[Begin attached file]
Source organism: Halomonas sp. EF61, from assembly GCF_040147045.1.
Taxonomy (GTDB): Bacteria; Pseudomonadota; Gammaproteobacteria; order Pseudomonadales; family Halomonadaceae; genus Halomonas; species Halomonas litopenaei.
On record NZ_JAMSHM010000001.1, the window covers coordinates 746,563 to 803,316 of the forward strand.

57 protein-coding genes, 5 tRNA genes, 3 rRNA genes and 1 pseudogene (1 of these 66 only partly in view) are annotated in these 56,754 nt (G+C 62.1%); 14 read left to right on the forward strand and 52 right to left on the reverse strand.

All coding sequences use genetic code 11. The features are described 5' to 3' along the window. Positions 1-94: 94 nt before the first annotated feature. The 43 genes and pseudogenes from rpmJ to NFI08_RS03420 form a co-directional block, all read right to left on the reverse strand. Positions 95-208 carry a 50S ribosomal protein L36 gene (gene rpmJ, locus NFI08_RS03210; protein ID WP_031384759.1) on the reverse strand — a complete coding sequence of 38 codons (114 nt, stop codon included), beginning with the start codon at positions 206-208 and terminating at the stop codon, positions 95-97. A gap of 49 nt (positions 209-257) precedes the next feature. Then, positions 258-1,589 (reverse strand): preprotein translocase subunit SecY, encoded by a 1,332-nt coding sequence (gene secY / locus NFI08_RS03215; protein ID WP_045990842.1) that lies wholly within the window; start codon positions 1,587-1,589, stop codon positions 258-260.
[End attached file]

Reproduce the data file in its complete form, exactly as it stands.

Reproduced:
Source organism: Halomonas sp. EF61, from assembly GCF_040147045.1.
Taxonomy (GTDB): Bacteria; Pseudomonadota; Gammaproteobacteria; order Pseudomonadales; family Halomonadaceae; genus Halomonas; species Halomonas litopenaei.
On record NZ_JAMSHM010000001.1, the window covers coordinates 746,563 to 803,316 of the forward strand.

57 protein-coding genes, 5 tRNA genes, 3 rRNA genes and 1 pseudogene (1 of these 66 only partly in view) are annotated in these 56,754 nt (G+C 62.1%); 14 read left to right on the forward strand and 52 right to left on the reverse strand.

All coding sequences use genetic code 11. The features are described 5' to 3' along the window. Positions 1-94: 94 nt before the first annotated feature. The 43 genes and pseudogenes from rpmJ to NFI08_RS03420 form a co-directional block, all read right to left on the reverse strand. Positions 95-208 carry a 50S ribosomal protein L36 gene (gene rpmJ, locus NFI08_RS03210; protein ID WP_031384759.1) on the reverse strand — a complete coding sequence of 38 codons (114 nt, stop codon included), beginning with the start codon at positions 206-208 and terminating at the stop codon, positions 95-97. A gap of 49 nt (positions 209-257) precedes the next feature. Then, positions 258-1,589 (reverse strand): preprotein translocase subunit SecY, encoded by a 1,332-nt coding sequence (gene secY / locus NFI08_RS03215; protein ID WP_045990842.1) that lies wholly within the window; start codon positions 1,587-1,589, stop codon positions 258-260.